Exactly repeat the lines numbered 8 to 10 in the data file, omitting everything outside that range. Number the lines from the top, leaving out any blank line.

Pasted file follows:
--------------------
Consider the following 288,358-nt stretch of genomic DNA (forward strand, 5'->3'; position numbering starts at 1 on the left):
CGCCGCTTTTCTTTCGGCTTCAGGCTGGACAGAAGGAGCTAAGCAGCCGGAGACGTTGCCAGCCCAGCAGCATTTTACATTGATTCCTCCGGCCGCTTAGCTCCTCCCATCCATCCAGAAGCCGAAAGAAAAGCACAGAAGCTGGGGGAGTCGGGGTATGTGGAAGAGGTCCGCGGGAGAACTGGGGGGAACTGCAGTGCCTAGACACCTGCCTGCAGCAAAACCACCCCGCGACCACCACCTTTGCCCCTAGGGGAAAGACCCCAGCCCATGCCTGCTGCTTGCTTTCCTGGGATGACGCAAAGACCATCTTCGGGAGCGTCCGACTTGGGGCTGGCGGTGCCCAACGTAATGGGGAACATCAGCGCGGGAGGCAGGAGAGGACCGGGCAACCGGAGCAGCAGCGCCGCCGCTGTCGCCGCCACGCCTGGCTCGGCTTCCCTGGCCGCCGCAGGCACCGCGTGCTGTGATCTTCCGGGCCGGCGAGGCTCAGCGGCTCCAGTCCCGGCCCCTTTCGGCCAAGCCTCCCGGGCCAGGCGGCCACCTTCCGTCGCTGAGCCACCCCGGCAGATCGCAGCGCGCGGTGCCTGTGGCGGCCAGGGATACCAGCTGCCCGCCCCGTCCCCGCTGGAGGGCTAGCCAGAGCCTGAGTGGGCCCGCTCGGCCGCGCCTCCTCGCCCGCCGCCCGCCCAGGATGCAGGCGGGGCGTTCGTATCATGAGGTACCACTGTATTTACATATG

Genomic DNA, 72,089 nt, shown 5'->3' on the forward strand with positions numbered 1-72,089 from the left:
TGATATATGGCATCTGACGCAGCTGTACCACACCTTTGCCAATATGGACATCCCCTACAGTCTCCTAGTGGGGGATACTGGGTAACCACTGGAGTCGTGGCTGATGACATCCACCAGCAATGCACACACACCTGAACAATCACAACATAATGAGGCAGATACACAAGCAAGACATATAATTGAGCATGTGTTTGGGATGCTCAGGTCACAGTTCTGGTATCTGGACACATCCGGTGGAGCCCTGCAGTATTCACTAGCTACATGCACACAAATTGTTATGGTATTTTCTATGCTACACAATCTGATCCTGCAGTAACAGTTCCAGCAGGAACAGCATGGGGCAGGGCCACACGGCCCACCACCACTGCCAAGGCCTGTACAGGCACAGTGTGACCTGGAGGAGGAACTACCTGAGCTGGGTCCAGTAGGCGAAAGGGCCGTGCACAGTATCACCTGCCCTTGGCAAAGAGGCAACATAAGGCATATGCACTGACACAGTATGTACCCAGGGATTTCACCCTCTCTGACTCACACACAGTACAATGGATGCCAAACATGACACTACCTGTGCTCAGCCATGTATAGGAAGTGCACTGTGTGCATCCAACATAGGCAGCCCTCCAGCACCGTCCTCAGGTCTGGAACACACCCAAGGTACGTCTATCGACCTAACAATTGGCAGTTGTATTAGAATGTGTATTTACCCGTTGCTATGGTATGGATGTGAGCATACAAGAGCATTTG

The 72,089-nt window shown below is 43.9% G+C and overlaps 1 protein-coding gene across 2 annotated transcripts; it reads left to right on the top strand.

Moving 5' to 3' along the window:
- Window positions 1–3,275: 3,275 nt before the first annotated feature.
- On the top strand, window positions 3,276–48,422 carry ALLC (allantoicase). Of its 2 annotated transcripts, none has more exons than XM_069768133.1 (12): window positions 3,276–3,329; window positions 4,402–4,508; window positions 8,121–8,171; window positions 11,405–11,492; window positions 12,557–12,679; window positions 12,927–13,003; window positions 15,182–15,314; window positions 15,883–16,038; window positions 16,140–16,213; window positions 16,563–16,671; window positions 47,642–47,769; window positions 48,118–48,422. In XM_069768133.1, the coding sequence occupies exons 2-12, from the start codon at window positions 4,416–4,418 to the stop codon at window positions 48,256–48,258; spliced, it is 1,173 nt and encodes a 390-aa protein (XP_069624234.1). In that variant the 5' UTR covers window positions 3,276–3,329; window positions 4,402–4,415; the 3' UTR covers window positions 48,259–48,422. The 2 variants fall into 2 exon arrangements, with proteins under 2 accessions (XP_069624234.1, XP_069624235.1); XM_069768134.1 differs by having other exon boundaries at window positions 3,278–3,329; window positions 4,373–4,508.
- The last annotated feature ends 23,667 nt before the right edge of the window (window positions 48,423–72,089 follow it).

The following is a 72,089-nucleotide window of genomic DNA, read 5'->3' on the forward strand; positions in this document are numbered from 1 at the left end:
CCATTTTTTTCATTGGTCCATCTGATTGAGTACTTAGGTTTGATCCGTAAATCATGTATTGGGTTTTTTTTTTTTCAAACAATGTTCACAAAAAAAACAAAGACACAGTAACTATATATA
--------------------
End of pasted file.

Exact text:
- On the top strand, window positions 3,276–48,422 carry ALLC (allantoicase). Of its 2 annotated transcripts, none has more exons than XM_069768133.1 (12): window positions 3,276–3,329; window positions 4,402–4,508; window positions 8,121–8,171; window positions 11,405–11,492; window positions 12,557–12,679; window positions 12,927–13,003; window positions 15,182–15,314; window positions 15,883–16,038; window positions 16,140–16,213; window positions 16,563–16,671; window positions 47,642–47,769; window positions 48,118–48,422. In XM_069768133.1, the coding sequence occupies exons 2-12, from the start codon at window positions 4,416–4,418 to the stop codon at window positions 48,256–48,258; spliced, it is 1,173 nt and encodes a 390-aa protein (XP_069624234.1). In that variant the 5' UTR covers window positions 3,276–3,329; window positions 4,402–4,415; the 3' UTR covers window positions 48,259–48,422. The 2 variants fall into 2 exon arrangements, with proteins under 2 accessions (XP_069624234.1, XP_069624235.1); XM_069768134.1 differs by having other exon boundaries at window positions 3,278–3,329; window positions 4,373–4,508.
- The last annotated feature ends 23,667 nt before the right edge of the window (window positions 48,423–72,089 follow it).

The following is a 72,089-nucleotide window of genomic DNA, read 5'->3' on the forward strand; positions in this document are numbered from 1 at the left end: